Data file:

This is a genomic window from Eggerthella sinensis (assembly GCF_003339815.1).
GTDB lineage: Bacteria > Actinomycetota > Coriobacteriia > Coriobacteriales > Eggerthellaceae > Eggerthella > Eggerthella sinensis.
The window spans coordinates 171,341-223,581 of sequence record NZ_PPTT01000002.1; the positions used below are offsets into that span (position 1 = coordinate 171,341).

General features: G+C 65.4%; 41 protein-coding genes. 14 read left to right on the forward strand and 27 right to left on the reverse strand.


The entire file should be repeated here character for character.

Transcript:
This is a genomic window from Eggerthella sinensis (assembly GCF_003339815.1).
GTDB lineage: Bacteria > Actinomycetota > Coriobacteriia > Coriobacteriales > Eggerthellaceae > Eggerthella > Eggerthella sinensis.
The window spans coordinates 171,341-223,581 of sequence record NZ_PPTT01000002.1; the positions used below are offsets into that span (position 1 = coordinate 171,341).

General features: G+C 65.4%; 41 protein-coding genes. 14 read left to right on the forward strand and 27 right to left on the reverse strand.